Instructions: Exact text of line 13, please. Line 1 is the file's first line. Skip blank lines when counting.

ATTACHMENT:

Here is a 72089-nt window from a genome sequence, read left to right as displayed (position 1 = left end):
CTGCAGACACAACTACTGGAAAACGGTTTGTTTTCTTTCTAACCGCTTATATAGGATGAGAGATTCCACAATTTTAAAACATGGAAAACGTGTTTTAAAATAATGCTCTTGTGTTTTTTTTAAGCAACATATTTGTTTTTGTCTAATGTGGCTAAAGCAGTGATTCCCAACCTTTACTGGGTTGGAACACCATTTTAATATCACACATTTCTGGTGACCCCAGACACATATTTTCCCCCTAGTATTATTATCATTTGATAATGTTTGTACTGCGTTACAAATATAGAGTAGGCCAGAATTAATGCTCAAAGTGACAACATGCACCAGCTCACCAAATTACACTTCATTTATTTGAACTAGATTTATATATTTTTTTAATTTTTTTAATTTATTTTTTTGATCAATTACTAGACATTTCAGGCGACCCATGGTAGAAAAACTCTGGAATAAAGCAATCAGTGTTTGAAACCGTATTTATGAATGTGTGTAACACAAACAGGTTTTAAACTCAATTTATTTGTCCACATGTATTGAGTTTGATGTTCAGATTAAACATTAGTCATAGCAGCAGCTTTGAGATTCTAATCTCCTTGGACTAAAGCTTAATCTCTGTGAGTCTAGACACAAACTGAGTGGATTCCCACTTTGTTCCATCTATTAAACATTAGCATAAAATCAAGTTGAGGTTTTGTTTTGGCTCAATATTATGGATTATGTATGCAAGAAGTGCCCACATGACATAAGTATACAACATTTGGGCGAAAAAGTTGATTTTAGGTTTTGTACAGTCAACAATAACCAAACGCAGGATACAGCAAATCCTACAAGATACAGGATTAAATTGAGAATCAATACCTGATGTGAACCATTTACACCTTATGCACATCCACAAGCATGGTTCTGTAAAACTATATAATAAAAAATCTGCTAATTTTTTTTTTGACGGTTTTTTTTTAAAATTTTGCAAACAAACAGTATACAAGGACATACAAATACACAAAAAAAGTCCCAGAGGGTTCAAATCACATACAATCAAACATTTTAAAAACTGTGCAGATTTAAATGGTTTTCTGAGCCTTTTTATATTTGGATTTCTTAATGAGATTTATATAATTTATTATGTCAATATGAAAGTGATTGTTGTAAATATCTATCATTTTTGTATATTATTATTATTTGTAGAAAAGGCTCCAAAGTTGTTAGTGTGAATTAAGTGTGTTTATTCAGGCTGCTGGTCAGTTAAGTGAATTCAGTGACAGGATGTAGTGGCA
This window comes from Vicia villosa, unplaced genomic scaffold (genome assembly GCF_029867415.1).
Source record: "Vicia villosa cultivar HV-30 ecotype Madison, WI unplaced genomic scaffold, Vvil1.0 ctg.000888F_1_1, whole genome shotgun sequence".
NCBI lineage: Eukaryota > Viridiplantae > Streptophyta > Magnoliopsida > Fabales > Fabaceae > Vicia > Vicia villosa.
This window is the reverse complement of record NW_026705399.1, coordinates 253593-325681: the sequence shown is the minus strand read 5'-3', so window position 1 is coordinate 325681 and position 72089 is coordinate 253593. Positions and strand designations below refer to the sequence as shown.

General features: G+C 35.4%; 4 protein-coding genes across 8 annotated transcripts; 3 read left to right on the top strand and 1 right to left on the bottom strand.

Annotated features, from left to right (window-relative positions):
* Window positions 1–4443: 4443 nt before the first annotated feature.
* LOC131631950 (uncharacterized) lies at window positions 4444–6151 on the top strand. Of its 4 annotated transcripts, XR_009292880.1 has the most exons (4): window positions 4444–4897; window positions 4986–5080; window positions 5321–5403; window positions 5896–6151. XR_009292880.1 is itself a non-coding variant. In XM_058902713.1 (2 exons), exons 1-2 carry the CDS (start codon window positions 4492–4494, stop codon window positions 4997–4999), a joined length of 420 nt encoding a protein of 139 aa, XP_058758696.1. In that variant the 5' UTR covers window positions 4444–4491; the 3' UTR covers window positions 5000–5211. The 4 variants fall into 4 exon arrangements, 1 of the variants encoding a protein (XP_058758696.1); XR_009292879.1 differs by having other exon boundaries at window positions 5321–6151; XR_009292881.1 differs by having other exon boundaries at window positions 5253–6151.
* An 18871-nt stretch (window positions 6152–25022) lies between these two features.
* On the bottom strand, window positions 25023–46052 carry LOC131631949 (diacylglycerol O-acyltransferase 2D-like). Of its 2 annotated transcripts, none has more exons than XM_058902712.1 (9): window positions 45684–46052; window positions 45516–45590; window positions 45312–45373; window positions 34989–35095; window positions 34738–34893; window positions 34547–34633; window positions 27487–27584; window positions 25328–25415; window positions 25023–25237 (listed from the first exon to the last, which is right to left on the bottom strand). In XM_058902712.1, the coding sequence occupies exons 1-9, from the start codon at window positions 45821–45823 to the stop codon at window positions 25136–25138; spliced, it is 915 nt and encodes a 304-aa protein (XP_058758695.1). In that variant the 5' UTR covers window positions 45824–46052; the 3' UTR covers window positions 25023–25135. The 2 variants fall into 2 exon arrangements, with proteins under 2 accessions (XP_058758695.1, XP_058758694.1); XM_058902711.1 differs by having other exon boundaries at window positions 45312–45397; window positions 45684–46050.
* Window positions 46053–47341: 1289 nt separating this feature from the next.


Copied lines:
* Window positions 46053–47341: 1289 nt separating this feature from the next.